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April 25, 2019 5 min read

Common issues when using oud in your perfume creation

Wild vs cultivated agarwood (oud) oil

Most of the time, the use of wild agarwood oil in perfumery is very limited and restricted. It is suitable for a one-off project

Cultivated agarwood.
Wild Agarwood
Suitable for perfumery, cosmetic production, and even enjoyable on its own.
Suitable for enjoying on its own. for collectors, for someone who loves limited edition
Consistent quality. Although the scent profile may have some variations, the main notes are the same. Can be distilled in large quantity, 5kg to 20kg every batch. Environmental friendly as every part of the tree are used including the white wood. Once harvested, these trees are re-planted again just like growing crops. The only difference is time: it takes around 10 years to collect agarwood again compared to weeks.
Only available per batch,wild agarwood takes decades to form. On the surface, it may look the same if collected in the same region but, once distilled the scent profile is different every single time. It is extremely difficult to get consistent quality and quantity. To make a large batch, it is not environmental friendly as so many wild Aquilaria trees would be hewed down without re-plant them again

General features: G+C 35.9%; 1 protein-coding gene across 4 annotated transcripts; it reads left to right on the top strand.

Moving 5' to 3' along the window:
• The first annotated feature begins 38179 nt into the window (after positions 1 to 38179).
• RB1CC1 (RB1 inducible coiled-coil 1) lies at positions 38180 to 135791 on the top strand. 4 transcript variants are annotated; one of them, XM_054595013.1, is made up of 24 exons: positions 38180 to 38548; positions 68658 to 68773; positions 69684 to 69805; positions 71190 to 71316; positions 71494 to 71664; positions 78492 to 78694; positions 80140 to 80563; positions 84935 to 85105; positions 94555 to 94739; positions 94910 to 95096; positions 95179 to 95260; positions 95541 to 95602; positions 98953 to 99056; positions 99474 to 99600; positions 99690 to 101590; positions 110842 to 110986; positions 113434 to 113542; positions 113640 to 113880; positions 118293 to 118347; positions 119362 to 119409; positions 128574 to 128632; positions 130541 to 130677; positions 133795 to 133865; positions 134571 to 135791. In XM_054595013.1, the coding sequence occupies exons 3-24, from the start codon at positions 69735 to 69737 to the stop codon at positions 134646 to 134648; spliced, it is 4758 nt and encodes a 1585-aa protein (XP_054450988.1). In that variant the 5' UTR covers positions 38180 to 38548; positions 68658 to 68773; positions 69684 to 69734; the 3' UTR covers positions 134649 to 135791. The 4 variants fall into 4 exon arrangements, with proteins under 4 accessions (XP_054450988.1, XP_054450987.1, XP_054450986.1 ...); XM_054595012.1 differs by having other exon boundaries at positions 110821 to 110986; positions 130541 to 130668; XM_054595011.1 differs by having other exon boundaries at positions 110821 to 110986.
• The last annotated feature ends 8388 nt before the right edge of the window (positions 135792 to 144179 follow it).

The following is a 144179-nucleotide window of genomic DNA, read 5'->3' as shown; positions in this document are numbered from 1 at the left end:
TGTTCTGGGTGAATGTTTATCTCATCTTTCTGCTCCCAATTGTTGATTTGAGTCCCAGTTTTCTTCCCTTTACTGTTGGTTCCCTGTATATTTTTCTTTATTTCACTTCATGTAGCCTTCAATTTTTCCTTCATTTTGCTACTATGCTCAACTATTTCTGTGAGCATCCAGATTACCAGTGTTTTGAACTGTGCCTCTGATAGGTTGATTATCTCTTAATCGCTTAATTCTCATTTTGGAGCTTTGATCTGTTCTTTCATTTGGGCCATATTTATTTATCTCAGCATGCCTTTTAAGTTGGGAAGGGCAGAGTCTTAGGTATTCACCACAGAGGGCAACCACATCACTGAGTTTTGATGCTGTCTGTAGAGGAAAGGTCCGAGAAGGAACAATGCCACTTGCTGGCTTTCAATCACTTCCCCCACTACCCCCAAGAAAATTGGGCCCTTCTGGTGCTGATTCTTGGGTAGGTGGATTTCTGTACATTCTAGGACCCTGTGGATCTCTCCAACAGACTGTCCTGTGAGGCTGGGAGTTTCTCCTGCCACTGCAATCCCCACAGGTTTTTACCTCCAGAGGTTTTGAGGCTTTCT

With cultivated agarwood oil, product development is easier because it allows trials and errors until you reached the desired result
Not cost effective, very expensive exercise to "trial and error". Even when you get it right the first time, you may not it right the second time and there may not be enough desired oud oil which was purchased in the first time.
Impression: Consumers tend to think that cultivated agarwood oil smells not as good as wild agarwood one. This belief is not completely true because imagine if the material is lack of resin and oil pore, the final oud oil product, even from the wild, would be lack of character. Cultivated oud, if distilled from decent agarwood chips, could be sometimes better than the wild one. There are 3 keys to determine oud oil quality: the individual person or a company, the material and the distillation technique (skill).